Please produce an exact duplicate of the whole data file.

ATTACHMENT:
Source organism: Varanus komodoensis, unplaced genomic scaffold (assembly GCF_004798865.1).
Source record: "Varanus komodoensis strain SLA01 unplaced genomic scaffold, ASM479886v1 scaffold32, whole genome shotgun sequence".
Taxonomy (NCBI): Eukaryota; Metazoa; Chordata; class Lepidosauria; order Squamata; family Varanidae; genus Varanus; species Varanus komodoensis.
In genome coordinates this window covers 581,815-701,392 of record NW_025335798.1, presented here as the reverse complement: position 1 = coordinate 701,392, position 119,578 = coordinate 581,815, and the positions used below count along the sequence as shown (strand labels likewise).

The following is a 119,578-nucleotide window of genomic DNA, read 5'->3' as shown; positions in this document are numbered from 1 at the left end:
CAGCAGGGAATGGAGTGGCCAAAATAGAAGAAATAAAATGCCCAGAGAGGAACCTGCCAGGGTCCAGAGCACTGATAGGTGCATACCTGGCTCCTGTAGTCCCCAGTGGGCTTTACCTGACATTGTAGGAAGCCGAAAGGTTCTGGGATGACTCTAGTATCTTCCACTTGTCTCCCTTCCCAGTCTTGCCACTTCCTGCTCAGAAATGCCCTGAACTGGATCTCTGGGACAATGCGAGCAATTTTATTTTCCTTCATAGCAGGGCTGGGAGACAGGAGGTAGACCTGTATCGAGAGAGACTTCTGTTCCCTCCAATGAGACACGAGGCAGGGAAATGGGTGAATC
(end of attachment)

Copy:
Source organism: Varanus komodoensis, unplaced genomic scaffold (assembly GCF_004798865.1).
Source record: "Varanus komodoensis strain SLA01 unplaced genomic scaffold, ASM479886v1 scaffold32, whole genome shotgun sequence".
Taxonomy (NCBI): Eukaryota; Metazoa; Chordata; class Lepidosauria; order Squamata; family Varanidae; genus Varanus; species Varanus komodoensis.
In genome coordinates this window covers 581,815-701,392 of record NW_025335798.1, presented here as the reverse complement: position 1 = coordinate 701,392, position 119,578 = coordinate 581,815, and the positions used below count along the sequence as shown (strand labels likewise).

The following is a 119,578-nucleotide window of genomic DNA, read 5'->3' as shown; positions in this document are numbered from 1 at the left end:
CAGCAGGGAATGGAGTGGCCAAAATAGAAGAAATAAAATGCCCAGAGAGGAACCTGCCAGGGTCCAGAGCACTGATAGGTGCATACCTGGCTCCTGTAGTCCCCAGTGGGCTTTACCTGACATTGTAGGAAGCCGAAAGGTTCTGGGATGACTCTAGTATCTTCCACTTGTCTCCCTTCCCAGTCTTGCCACTTCCTGCTCAGAAATGCCCTGAACTGGATCTCTGGGACAATGCGAGCAATTTTATTTTCCTTCATAGCAGGGCTGGGAGACAGGAGGTAGACCTGTATCGAGAGAGACTTCTGTTCCCTCCAATGAGACACGAGGCAGGGAAATGGGTGAATC